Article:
One of Paulo Mendes da Rocha's main design gestures in the Pinacoteca renovation project was to create a new longitudinal axis for circulation, moving its entrance to the south face of the building. Metallic walkways, which cross internal courtyards covered by skylights, enable new dynamics of circulation between the rooms, transforming a neoclassical building into a museum with a contemporary program.
The ability to completely renovate a space by demolishing parts, making additions, altering functionality, and improving ambience is one of the most admired functions of the architect. In housing, this significance is even more apparent, since adapting housing to contemporary demands, through a well-thought-out plan, can drastically improve the quality of life of the occupants.
Due to changes in lifestyles, standard family compositions, construction standards, and market trends, housing has undergone significant changes over time, especially in residential apartments. There exists extensive research on how floorplans have changed over time, identifying patterns and trying to understand the causes of such changes. Some trends are universal. In general, newer residential buildings contain more compact apartments due to the high cost of urban land, and spaces and utilities considered unnecessary have started to disappear, such as laundry. Solutions to land cost such as tiny houses and co-living have opened the door to new possibilities for facilitating adequate housing for everyone in large cities.
At the same time, most cities have a huge stock of buildings, many of which are designed in ways now considered outdated. In Brazil, for example, due to the country's reliance on slavery and cheap domestic labor in the recent past, it was very common for middle class apartments to have separate service areas with exclusive circulation and access points until the 1990's. Nowadays, with new labor laws and a different economic reality, it is much rarer for domestic workers to sleep in the homes they work in, making a considerable fraction of the remaining housing underutilized.
In addition, the plans of older apartments compartmentalized large spaces and utilized large circulation areas, such as corridors. The kitchens were generally separate from other rooms. Concomitantly, the buildings had larger rooms, more ornate covering materials, and more natural light.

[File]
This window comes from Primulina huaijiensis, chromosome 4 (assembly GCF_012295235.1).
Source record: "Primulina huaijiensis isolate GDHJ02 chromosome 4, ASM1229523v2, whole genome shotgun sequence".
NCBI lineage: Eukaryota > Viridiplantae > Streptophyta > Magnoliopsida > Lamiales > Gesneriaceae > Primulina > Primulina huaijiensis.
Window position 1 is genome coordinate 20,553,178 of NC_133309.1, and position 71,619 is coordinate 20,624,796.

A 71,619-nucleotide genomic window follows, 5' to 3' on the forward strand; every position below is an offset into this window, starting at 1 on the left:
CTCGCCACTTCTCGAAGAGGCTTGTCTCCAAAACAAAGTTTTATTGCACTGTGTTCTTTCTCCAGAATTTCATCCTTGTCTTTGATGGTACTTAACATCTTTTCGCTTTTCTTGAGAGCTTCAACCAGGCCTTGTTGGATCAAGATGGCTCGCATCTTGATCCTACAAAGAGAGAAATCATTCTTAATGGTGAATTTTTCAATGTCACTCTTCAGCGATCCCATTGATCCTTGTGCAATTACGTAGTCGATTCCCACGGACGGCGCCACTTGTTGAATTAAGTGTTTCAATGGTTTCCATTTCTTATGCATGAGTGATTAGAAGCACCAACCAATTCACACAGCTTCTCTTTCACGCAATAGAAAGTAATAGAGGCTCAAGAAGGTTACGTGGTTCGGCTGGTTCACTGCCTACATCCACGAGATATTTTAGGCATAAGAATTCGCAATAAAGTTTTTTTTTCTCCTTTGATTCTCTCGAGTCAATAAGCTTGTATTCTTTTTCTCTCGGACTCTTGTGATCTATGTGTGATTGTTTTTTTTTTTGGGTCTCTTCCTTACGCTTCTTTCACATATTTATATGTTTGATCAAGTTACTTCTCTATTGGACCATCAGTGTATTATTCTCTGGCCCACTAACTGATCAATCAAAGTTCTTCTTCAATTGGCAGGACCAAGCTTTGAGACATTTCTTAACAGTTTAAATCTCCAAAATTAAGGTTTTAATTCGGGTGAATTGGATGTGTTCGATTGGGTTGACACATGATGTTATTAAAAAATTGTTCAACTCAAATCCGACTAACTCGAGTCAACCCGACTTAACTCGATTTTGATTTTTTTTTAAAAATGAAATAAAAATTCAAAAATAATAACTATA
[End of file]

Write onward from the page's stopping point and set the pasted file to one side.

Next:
Despite potentially provoking the ire of neighbors, remodeling these properties through the demolition of walls can transform compartmentalized and disjointed spaces into rooms that match more current lifestyles, turning them into more comfortable and interesting homes.
Building rehabilitation and renovation is a field that has gained much attention over the past few years. It can now be considered one of the main functions of the architect, especially if we use as reference the enormous amount of projects published on this website.
For example, at Apartamento Simão Alvares by GOAA - Gusmão Otero Arquitetos Associados, the demolition of practically all masonry facilitated the transformation of a traditional 2-bedroom apartment and its accompanying small, sequestered rooms into a contemporary apartment with a more comfortable social area. Changing the bathroom location and laundry layout made it possible to integrate the kitchen into the living room.
Similarly, in the INÁ Arquitetura project remodeling this apartment, the traditional compartmentalization of the 2-bedroom apartment was abandoned, resulting in a large room with an open kitchen and only one bedroom.
In the case of Lausanne Apartment, another remodeling project by GOAA - Gusmão Otero Arquitetos Associados, the changes were even more extensive, integrating the social and service areas of the original plan. According to the description sent by the architects, “The apartment´s internal organization is clear: the frontal block shelters the social and intimate spaces, while the back quadrant receives the service areas. For the development of this project we made an interpretation of the original design to adapt it to the new resident´s needs. The service area and bathrooms were fully redone and the kitchen was integrated into the living room, creating a fluid space that is illuminated by the two opposing facades. The original living room partitions, built of wood, were re-made with a structure of steel and fabric, gaining lightness and translucency."
In the Apartment on Avenida da República by Manuel Cachão Tojal, several small floorplan modifications made it possible to make the spacious apartment more suited to the contemporary needs of new residents.
The renovation project developed by Vão for an apartment in the Viadutos Building, designed and built by architect Artacho Jurado in the 1950s, dealt with an extremely challenging floor plan. The solution adopted was to demolish all the internal walls. In the words of the project team: “To increase the feeling of amplitude within the 46 m2 of internal area, the division between environments was made through a furniture that floats suspended, without touching the green floor that floods the whole apartment".
At Antonio Bicudo Apartment, developed by the same architects, more walls were added than demolished, unlike the previous examples. By aligning the kitchen to the same height as the bathroom, it was possible to integrate it into the social area and allow the bedroom to be closed in a separate space. A closet built into the bedroom wall plays the role of laundry and storage space.
The possibilities are many, but whatever the solution adopted, it is fascinating to observe how spaces can accommodate new uses and adapt to the demands of its users. It is up to the architect to understand users' needs and expectations and to adapt plans with new axes, dynamics, and spatial configurations.
See other examples of plant changes in this My ArchDaily folder.